In Aesop’s ancient fable about the hare and the tortoise, the flashy, fast, head strong rabbit lost the race to the slower but steady turtle. The moral demonstrated the virtues of a methodical, well-thought-out approach to life. In the canine sporting world, flash and speed certainly play an important role, but it can also be said that wisdom, caution, and determination are just as critical. When hunters must depend on their dog as a full-fledged partner in, the pursuit of game, that dog must display all its inherent, instinctive qualities in a dependable manner at all times. The versatile Spinone, an ancient Italian breed descended from the Griffon, more than fills the bill.
In antiquity, identification of this distinct type of Griffon can be traced back as far as 2,500 years to 500 B.C. Reliable documentation of the breed is available from the Italian Renaissance onward. In every instance, consistent mention has been made of pointing dogs with rough, bristled hair and incredible physical stamina that hunted with careful, deliberate precision for their masters rather than for themselves.
By the 15th century, the Bacco Spinoso was well-respected in Italy and other European countries. Along with other continental hunting dogs, the Spinone was bred for versatility. It could perform any task required during the hunt, including tracking, pointing, retrieving, and even bringing down quarry, whether on land (in mountains and forests) or in fast-running or marshy water.
World War II had a devastating effect on the Spinone, and British sporting breeds had begun to displace this once-popular gundog. Few litters were produced, and the breed went into steep decline.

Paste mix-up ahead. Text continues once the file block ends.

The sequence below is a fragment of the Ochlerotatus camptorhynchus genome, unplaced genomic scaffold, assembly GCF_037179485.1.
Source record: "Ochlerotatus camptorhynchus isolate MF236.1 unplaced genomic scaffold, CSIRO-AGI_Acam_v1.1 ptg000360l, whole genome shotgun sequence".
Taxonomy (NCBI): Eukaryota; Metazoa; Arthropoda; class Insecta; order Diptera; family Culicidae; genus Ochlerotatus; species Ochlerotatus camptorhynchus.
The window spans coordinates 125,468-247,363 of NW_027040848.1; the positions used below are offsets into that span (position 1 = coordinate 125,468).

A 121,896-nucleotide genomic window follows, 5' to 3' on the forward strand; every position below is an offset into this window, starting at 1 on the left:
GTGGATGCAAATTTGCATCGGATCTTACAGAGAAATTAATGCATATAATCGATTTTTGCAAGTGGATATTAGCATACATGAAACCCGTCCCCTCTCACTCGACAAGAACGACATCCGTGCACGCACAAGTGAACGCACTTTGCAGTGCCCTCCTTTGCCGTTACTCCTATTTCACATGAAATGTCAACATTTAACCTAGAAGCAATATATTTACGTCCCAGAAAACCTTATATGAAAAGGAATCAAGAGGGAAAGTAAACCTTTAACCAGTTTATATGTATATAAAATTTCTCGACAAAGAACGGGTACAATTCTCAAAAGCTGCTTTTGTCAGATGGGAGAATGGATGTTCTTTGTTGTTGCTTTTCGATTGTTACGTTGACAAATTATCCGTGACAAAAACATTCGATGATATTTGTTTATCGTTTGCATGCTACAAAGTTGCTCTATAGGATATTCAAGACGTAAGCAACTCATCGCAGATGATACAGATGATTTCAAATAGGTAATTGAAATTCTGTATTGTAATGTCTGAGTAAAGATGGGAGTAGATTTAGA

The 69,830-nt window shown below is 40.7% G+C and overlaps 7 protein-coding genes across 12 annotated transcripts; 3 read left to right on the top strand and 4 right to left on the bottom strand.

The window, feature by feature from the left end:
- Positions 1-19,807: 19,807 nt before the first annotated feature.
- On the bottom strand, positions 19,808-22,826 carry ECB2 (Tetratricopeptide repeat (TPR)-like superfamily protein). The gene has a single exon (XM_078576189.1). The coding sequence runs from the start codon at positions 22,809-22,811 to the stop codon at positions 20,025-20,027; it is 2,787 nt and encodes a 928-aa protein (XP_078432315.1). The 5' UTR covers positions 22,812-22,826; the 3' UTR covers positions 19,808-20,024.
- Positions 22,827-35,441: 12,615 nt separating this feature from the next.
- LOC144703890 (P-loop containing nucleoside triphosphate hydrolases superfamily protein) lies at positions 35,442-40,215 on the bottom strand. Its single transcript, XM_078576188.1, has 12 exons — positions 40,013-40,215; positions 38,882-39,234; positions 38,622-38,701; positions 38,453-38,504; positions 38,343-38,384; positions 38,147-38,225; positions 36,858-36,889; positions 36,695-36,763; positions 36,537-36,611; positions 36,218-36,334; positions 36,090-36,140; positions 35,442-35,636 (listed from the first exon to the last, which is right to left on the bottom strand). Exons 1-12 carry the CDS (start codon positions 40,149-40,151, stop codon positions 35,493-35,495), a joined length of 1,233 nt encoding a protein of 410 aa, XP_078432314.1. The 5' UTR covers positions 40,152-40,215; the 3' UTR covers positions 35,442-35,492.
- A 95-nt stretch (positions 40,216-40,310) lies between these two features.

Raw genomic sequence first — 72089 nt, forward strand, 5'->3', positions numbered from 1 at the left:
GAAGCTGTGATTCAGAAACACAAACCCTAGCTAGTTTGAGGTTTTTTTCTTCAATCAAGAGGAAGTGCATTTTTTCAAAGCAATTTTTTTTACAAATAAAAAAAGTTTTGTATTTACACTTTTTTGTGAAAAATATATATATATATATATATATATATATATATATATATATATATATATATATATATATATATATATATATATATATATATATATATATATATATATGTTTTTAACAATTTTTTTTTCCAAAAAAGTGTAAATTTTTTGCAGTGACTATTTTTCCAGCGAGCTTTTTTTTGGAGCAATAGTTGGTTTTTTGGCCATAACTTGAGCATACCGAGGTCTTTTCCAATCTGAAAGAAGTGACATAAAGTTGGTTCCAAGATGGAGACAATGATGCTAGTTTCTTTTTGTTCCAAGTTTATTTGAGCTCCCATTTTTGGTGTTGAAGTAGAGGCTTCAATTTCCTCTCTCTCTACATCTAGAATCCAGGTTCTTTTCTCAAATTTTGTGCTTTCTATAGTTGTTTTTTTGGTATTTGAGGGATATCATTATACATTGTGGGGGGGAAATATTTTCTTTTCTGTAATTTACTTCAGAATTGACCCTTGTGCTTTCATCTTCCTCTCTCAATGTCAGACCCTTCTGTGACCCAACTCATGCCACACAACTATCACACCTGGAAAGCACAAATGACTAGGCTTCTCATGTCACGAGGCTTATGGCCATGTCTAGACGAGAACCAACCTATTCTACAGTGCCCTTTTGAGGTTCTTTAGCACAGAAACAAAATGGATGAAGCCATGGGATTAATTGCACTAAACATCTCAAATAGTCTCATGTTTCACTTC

During the 1950s, a serious attempt was made to revitalize the Spinone. Through systematic crossbreeding, the Spinone reemerged in its full historical image and functional capability, claiming its heritage and its future by its sure and steady performance as a hunter and companion.
Structure and Soundness
The Spinone is both a marvel and a machine. Designed as an efficient and effective hunter, the physical conformation of the dog must match its function. The Spinone’s conformation and working standards illustrate just how strong the marriage of structure and natural ability is in the breed.
With nature providing the basic blueprint, Spinone breeders molded the dog mentally and physically to produce an intelligent field partner. Although the dog is perfectly capable of thinking for itself, its bond with its hunting companion — and for that matter, its family — ensures the utmost cooperation.
This dog not only wants to interact with humans, but has to in order to perform its job properly. In the field and at home, this urgency translates into an intimate relation ship between dog and owner. The sociable Spinone thrives when interacting with other dogs and companion animals, as well as with responsible adults and children.
Often described by breed experts, serious hunters, and pet owners alike as easygoing, enthusiastic, kind, and sensitive, this breed is a fast learner. With a high aptitude for activities ranging from obedience to therapy, the Spinone is dedicated to getting the job done.
As with many intelligent creatures, an occasional streak of stubbornness can be channeled positively by the trainer or handler who provides a reason or a motivation for the task to be done. Once it understands this, the dog will accept it as part of the necessary routine, whether incorporating it into retrieving, heeling, or playing a game at home.
The traits a Spinone exhibits in the hunt also serve to reflect this breed’s mental attitudes and physical aptitudes that judges will see in the show ring. The Spinone gaits at a purposeful trot, following a diagonal pattern of straight lines, allowing the dog to make full use of its superb sense of smell. Body movement is matched by side-to-side tail movement. As the dog picks up the scent of game, the trot slows until the final steps before pointing become excessively deliberate.